Those functions often rely on a expiring cert from a CA (certificate authority), which requires the firmware to be maintained a lot of the time to keep the certificate current. The problem with inkjet printers is they rarely update the firmware, but when they do often sneak in a “security update” to protect their bottom line (ink sales), especially within the last ~5 years or so.
In many cases, these devices block without an override - even on high end lasers. As a result, the function dies with the cert unless it piggybacks off of a PC. They usually lasted ~5 years just a few years ago, but the major CAs stop at 3 years with browsers considering anything older “expired” to force everyone on the same page. That function is dead, especially if everything else works over WiFi - the ePrint stuff is probably next to die. Time to scan it to a PC and eMail it the old fashioned way. I usually ignore it for this exact reason and do it the old school way, or find a machine that piggybacks off of the computer to do it to avoid the certificate problem. The application based method can have issues as well, but it’s often a helper tool to open your eMail client unless you use webmail.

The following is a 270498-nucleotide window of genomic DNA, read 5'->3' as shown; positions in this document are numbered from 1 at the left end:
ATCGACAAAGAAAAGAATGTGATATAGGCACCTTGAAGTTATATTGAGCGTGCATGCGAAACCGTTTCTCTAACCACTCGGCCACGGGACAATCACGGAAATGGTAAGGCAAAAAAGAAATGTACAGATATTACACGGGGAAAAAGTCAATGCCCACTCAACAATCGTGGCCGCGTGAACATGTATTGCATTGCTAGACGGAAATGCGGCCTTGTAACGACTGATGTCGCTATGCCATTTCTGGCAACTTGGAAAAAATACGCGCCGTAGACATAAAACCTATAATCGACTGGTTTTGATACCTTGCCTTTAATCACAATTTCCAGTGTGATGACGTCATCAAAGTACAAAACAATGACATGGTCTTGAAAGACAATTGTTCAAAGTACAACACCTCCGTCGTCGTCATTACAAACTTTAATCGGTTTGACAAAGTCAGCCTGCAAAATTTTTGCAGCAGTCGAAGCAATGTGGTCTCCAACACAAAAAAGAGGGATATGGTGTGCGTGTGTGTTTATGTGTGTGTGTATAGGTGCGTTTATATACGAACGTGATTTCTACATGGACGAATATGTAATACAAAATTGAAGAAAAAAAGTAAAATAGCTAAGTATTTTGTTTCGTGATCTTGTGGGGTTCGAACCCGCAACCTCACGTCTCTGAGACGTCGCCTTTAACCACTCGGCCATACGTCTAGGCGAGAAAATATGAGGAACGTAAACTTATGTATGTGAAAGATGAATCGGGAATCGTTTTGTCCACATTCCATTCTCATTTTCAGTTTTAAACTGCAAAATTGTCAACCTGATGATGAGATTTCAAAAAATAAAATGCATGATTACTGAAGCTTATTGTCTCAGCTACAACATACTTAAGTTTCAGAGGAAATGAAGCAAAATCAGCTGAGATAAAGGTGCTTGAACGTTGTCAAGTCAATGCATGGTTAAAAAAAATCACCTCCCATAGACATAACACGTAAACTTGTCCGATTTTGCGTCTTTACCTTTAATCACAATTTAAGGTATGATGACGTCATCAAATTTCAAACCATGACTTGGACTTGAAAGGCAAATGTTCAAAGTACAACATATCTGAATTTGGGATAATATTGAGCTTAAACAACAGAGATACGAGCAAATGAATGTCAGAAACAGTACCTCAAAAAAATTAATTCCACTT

Just because you do not use it doesn’t mean you’re wasting money - it’s free for the OEMs to add as it’s code (the cert costs them, but that’s a one time expense since they replace them every 18 months or so and abandon the old machines). It’s there for one reason - to woo consumers and get them to buy it.